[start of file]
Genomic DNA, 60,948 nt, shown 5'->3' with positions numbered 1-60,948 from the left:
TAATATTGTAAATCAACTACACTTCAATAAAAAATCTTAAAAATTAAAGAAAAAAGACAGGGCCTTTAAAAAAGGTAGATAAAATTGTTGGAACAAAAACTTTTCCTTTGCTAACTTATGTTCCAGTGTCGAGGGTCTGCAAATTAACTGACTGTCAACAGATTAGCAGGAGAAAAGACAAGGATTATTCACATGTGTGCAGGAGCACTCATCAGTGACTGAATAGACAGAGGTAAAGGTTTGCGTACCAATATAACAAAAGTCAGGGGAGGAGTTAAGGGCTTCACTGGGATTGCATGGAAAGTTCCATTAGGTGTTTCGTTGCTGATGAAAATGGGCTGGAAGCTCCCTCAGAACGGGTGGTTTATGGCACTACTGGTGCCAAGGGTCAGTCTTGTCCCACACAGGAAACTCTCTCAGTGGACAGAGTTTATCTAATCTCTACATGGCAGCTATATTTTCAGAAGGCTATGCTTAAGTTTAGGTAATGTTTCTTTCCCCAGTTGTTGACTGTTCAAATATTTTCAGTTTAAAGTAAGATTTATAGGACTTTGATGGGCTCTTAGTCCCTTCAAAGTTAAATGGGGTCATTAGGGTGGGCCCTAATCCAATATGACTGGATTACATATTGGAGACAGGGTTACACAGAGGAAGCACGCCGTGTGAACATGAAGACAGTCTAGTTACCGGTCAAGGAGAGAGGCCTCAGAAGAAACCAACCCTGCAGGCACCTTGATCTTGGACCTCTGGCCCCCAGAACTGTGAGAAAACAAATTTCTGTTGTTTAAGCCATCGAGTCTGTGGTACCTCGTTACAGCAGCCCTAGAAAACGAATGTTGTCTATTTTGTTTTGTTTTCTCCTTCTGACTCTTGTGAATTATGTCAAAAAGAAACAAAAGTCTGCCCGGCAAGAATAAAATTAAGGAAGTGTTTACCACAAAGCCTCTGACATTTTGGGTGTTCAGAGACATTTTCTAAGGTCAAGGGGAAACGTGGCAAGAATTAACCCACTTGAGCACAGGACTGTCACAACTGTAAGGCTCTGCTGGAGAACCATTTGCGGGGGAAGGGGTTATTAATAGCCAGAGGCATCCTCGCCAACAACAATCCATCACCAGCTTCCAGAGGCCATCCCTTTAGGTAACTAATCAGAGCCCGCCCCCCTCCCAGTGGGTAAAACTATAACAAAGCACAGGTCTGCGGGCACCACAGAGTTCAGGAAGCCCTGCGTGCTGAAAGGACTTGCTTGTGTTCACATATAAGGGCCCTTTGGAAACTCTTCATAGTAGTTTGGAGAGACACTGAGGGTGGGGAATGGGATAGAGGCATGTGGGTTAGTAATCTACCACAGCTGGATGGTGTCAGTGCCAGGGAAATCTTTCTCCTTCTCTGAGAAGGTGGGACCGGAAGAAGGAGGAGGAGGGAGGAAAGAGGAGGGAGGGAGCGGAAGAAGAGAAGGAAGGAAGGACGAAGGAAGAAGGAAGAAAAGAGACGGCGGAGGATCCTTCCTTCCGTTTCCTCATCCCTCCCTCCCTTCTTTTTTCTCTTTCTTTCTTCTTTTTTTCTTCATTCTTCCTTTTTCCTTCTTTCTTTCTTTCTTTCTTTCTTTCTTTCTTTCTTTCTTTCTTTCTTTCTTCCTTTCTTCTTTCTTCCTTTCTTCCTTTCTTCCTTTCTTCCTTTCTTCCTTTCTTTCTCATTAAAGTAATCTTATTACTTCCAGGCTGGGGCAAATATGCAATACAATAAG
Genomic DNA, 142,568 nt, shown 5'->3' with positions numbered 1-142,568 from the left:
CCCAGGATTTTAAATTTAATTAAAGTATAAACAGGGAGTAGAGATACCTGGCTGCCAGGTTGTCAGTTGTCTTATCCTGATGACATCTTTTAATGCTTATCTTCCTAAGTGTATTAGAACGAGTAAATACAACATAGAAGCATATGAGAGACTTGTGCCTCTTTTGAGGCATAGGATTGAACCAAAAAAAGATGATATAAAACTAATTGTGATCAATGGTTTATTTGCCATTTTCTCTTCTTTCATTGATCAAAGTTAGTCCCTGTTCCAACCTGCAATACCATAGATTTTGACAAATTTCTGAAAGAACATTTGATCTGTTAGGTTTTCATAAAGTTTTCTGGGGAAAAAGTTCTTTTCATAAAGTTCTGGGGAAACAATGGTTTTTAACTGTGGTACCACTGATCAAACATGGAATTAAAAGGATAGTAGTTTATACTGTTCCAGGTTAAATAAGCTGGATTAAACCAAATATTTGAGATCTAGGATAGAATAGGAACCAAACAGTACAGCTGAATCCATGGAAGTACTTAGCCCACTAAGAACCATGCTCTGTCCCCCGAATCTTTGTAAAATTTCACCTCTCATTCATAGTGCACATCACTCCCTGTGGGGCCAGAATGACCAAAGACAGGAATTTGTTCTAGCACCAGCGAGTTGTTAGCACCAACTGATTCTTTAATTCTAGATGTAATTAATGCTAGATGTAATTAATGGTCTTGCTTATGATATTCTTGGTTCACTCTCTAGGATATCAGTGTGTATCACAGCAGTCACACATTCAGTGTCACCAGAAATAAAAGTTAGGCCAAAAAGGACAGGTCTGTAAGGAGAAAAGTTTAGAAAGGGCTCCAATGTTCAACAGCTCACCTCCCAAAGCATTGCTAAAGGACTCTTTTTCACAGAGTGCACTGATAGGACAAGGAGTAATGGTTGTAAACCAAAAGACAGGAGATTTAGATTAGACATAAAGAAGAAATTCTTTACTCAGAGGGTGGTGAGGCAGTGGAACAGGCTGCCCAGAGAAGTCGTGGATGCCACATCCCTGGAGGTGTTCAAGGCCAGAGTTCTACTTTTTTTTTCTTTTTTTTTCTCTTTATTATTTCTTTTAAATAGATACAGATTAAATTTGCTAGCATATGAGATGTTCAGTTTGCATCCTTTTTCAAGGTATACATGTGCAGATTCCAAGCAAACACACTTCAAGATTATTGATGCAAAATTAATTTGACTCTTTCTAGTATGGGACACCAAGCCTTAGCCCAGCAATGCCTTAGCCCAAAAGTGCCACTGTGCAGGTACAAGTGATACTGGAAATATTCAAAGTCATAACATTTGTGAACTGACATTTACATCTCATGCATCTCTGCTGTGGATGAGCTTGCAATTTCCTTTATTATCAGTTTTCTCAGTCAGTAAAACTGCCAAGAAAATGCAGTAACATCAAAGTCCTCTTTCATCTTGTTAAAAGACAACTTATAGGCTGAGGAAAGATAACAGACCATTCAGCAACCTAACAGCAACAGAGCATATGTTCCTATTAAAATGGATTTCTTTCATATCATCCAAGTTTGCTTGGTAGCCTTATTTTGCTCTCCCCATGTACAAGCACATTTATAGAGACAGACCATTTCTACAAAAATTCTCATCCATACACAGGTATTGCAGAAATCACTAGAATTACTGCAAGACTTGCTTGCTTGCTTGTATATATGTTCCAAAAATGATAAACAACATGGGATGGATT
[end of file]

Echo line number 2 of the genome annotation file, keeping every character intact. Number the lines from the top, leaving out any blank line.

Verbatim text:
TAATATTGTAAATCAACTACACTTCAATAAAAAATCTTAAAAATTAAAGAAAAAAGACAGGGCCTTTAAAAAAGGTAGATAAAATTGTTGGAACAAAAACTTTTCCTTTGCTAACTTATGTTCCAGTGTCGAGGGTCTGCAAATTAACTGACTGTCAACAGATTAGCAGGAGAAAAGACAAGGATTATTCACATGTGTGCAGGAGCACTCATCAGTGACTGAATAGACAGAGGTAAAGGTTTGCGTACCAATATAACAAAAGTCAGGGGAGGAGTTAAGGGCTTCACTGGGATTGCATGGAAAGTTCCATTAGGTGTTTCGTTGCTGATGAAAATGGGCTGGAAGCTCCCTCAGAACGGGTGGTTTATGGCACTACTGGTGCCAAGGGTCAGTCTTGTCCCACACAGGAAACTCTCTCAGTGGACAGAGTTTATCTAATCTCTACATGGCAGCTATATTTTCAGAAGGCTATGCTTAAGTTTAGGTAATGTTTCTTTCCCCAGTTGTTGACTGTTCAAATATTTTCAGTTTAAAGTAAGATTTATAGGACTTTGATGGGCTCTTAGTCCCTTCAAAGTTAAATGGGGTCATTAGGGTGGGCCCTAATCCAATATGACTGGATTACATATTGGAGACAGGGTTACACAGAGGAAGCACGCCGTGTGAACATGAAGACAGTCTAGTTACCGGTCAAGGAGAGAGGCCTCAGAAGAAACCAACCCTGCAGGCACCTTGATCTTGGACCTCTGGCCCCCAGAACTGTGAGAAAACAAATTTCTGTTGTTTAAGCCATCGAGTCTGTGGTACCTCGTTACAGCAGCCCTAGAAAACGAATGTTGTCTATTTTGTTTTGTTTTCTCCTTCTGACTCTTGTGAATTATGTCAAAAAGAAACAAAAGTCTGCCCGGCAAGAATAAAATTAAGGAAGTGTTTACCACAAAGCCTCTGACATTTTGGGTGTTCAGAGACATTTTCTAAGGTCAAGGGGAAACGTGGCAAGAATTAACCCACTTGAGCACAGGACTGTCACAACTGTAAGGCTCTGCTGGAGAACCATTTGCGGGGGAAGGGGTTATTAATAGCCAGAGGCATCCTCGCCAACAACAATCCATCACCAGCTTCCAGAGGCCATCCCTTTAGGTAACTAATCAGAGCCCGCCCCCCTCCCAGTGGGTAAAACTATAACAAAGCACAGGTCTGCGGGCACCACAGAGTTCAGGAAGCCCTGCGTGCTGAAAGGACTTGCTTGTGTTCACATATAAGGGCCCTTTGGAAACTCTTCATAGTAGTTTGGAGAGACACTGAGGGTGGGGAATGGGATAGAGGCATGTGGGTTAGTAATCTACCACAGCTGGATGGTGTCAGTGCCAGGGAAATCTTTCTCCTTCTCTGAGAAGGTGGGACCGGAAGAAGGAGGAGGAGGGAGGAAAGAGGAGGGAGGGAGCGGAAGAAGAGAAGGAAGGAAGGACGAAGGAAGAAGGAAGAAAAGAGACGGCGGAGGATCCTTCCTTCCGTTTCCTCATCCCTCCCTCCCTTCTTTTTTCTCTTTCTTTCTTCTTTTTTTCTTCATTCTTCCTTTTTCCTTCTTTCTTTCTTTCTTTCTTTCTTTCTTTCTTTCTTTCTTTCTTTCTTTCTTCCTTTCTTCTTTCTTCCTTTCTTCCTTTCTTCCTTTCTTCCTTTCTTCCTTTCTTTCTCATTAAAGTAATCTTATTACTTCCAGGCTGGGGCAAATATGCAATACAATAAG